In “Immediate Family,” playwright Paul Oakley Stovall depicts a typical black family forced to confront their not always so comfortable truths of sexuality, infidelity, and fertility that tests their value system with constructs in religion, tradition, heritage and Afrocentrism. Painful truths come to light as the Bryant siblings and family acquaintances gather the day before a family wedding. “Immediate Family” is currently showing at Chicago’s Goodman Theater and will run through August 5, 2012. It is directed by Phylicia “Claire Huxtable” Rashad, a two-time Emmy nominee and Tony Award winner and is one of the best contemporary plays that I’ve seen to date. It is my personal hope that the show will get an opportunity to tour nationally so that even more people can bear witness to this very timely, relevant play for our current generations.
Playwright Paul Oakley Stovall masterfully uses humor to beam a critical spotlight on the aforementioned taboo topics with a cast of characters that represent the diversity of popular opinion within them. It was somewhat reminiscent of how Tyler Perry has tackled aspects of the black family through the characters he’s created in his plays, television series’, and films without the degree of downright slapstick comedy or a cross dressing black man portraying the matriarch. It also reminded me of Maurice Jamal‘s film “Dirty Laundry” in how he sheds light on similar taboo topics within a southern black family. At the same time, it took me back to age old views that are still relevant today as there were in 1967 when the film “Guess Who’s Coming to Dinner” was released.
When I was told the play runs for 90 minutes without intermission, I was a little skeptical. As soon as the first line was uttered, however, I was completely absorbed in the story without any regard to the time. That says a lot for a play that’s set in a fairly small theater with no set changes and very few moments of music accompaniment. From my own critical vantage point, that’s a true indication of a well written story brought to life by some damn good actors. I also have a twisted kinship with productions highlighting family dysfunction, and the Bryants in “Immediate Family” were no exception. My only criticism was that it took a while to figure out how the characters were related to each other which was distracting to the overall storyline.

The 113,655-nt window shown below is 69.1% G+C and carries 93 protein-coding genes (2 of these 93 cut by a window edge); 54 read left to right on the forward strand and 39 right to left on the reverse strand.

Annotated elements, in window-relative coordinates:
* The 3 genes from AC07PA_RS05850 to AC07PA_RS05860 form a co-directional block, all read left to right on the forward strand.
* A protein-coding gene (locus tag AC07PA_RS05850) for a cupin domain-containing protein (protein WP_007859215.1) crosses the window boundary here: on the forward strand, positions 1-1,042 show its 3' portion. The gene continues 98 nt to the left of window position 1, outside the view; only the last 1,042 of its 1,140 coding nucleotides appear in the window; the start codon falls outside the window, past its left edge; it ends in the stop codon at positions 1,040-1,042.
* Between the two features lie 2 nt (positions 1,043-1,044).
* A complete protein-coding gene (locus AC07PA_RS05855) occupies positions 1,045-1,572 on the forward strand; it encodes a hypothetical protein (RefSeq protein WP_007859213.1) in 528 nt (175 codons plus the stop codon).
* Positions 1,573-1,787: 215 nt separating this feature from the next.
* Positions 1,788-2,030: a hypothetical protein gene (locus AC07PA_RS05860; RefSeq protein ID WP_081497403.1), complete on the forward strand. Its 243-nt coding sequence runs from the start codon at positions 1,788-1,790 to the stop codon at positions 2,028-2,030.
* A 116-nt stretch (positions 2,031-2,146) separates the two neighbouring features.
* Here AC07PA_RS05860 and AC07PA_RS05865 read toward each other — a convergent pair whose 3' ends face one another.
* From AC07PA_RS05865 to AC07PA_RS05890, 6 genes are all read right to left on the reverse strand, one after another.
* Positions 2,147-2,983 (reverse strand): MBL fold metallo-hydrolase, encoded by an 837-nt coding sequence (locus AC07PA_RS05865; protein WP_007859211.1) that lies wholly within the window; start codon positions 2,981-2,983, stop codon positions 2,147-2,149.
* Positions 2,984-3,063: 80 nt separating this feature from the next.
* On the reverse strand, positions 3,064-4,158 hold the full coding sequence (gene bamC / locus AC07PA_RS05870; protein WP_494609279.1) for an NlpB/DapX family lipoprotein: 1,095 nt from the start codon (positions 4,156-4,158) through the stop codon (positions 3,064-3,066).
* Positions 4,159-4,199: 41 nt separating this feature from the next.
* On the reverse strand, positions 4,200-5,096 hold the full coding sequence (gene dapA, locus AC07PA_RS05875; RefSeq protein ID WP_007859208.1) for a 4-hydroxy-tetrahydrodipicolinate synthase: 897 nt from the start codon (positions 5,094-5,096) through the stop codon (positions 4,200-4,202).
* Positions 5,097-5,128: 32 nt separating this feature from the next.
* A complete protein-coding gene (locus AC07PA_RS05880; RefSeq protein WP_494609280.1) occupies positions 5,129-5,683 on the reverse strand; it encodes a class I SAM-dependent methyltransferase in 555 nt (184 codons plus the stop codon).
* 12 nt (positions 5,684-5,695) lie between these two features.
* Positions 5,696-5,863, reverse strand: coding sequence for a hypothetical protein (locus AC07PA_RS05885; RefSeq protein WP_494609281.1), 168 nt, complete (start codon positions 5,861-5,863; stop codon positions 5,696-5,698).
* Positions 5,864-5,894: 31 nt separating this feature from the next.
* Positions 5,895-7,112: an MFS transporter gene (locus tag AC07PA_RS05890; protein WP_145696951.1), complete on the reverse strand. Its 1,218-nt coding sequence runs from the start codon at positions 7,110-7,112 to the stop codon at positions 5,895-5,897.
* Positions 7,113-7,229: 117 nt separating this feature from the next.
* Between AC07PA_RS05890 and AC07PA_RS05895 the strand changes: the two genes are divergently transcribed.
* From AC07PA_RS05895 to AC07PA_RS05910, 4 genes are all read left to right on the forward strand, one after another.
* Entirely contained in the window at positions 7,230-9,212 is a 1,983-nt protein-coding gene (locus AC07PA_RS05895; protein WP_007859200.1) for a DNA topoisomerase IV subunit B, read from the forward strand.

The audience laughed hysterically as the “blemishes” inherent in many black families, let alone families of all backgrounds, were revealed against the backdrops of a game of bid whist, booze, original artwork, James Baldwin’s “Giovanni’s Room,” a school black history lesson, and photographer friend of Jesse’s named Kristian whose presence is the last fingernail swipe on the dangling scab covering the Bryant family wounds and secrets that causes it to fall away and bleed uncontrollably. Nina Cole (J. Nicole Brooks), a family friend and out lesbian, provides a constant source of comic relief with her life-of-the-party antics and brutal yet witty honesty. Similarly, groom-to-be Tony, the immature, presumably younger brother, provides levity along with some deftly honest lines that at times had some members of the audience audibly exclaiming “mm-hmm” as a natural reflex and reminder that even supporters of the arts can be homophobic.
Ultimately, it seems like Evy has the most room for growth when her beliefs, traditions, and values are challenged.
- Evy — Shanésia Davis
- Tony — Kamal Angelo Bolden
- Jesse — Phillip James Brannon
- Ronnie — Cynda Williams (although the night i viewed the play the role was played by understudy Kim Beavers)
- Nina — J. Nicole Brooks
- Kristian — Patrick Sarb
Playwright: Paul Oakley Stovall
Director: Phylicia Rashad
For the rest of the supporting production team, showtimes, and more information go to the “Immediate Family” official website.
VIDEO: Q&A with Director Phylicia Rashad and Cast of “Immediate Family”
(click here to view directly on YouTube)
VIDEO: ABC7 Interview with Phylicia Rashad About “Immediate Family”
(click here to view directly on ABC’s website)
- Chicago Sun-Times– In ‘Immediate Family,’ big social issues get the sitcom treatment
- Chicago Tribune– Video: Phylicia Rashad and Paul Oakley Stovall
- ABC7 Chicago– Phylicia Rashad directs ‘Immediate Family’
- Berkshire Fine Arts– Immediate Family by Paul Oakley Stovall
- Around the Town Chicago with Al Bresloff– ‘Immediate Family’
- The Chicago Crusader– ‘Immediate Family’ – a reunion with something for everybody
- The Fourth Walsh– ‘Immediate Family’ (Goodman Theater): Comedy, combat, compassion explosion
- Deep Dish– ‘Immediate Family’ is a groovy gay play that deserves your immediate attention
- N’DIGO– Immediate Family: Mirror perspective
- Chicago Theater Beat– Review: Immediate Family (Goodman Theater)
- Playbill.com– ‘Immediate Family,’ a comedy of sibling secrets, will be directed by Phylicia Rashad in Chicago
- Chicago Theater Addict– Family values turned upside down in the riveting and riotous ‘Immediate Family’
- Chicago Critic– Immediate Family